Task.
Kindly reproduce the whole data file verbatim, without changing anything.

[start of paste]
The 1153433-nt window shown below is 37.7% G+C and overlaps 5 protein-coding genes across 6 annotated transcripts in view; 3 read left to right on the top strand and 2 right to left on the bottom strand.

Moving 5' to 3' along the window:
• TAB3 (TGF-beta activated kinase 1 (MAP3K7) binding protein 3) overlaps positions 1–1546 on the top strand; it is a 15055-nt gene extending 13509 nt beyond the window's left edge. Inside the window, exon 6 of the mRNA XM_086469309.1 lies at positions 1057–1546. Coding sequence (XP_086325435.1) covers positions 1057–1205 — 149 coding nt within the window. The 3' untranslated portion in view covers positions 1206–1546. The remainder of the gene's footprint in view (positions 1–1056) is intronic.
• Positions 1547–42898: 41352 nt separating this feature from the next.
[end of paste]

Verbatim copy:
The 1153433-nt window shown below is 37.7% G+C and overlaps 5 protein-coding genes across 6 annotated transcripts in view; 3 read left to right on the top strand and 2 right to left on the bottom strand.

Moving 5' to 3' along the window:
• TAB3 (TGF-beta activated kinase 1 (MAP3K7) binding protein 3) overlaps positions 1–1546 on the top strand; it is a 15055-nt gene extending 13509 nt beyond the window's left edge. Inside the window, exon 6 of the mRNA XM_086469309.1 lies at positions 1057–1546. Coding sequence (XP_086325435.1) covers positions 1057–1205 — 149 coding nt within the window. The 3' untranslated portion in view covers positions 1206–1546. The remainder of the gene's footprint in view (positions 1–1056) is intronic.
• Positions 1547–42898: 41352 nt separating this feature from the next.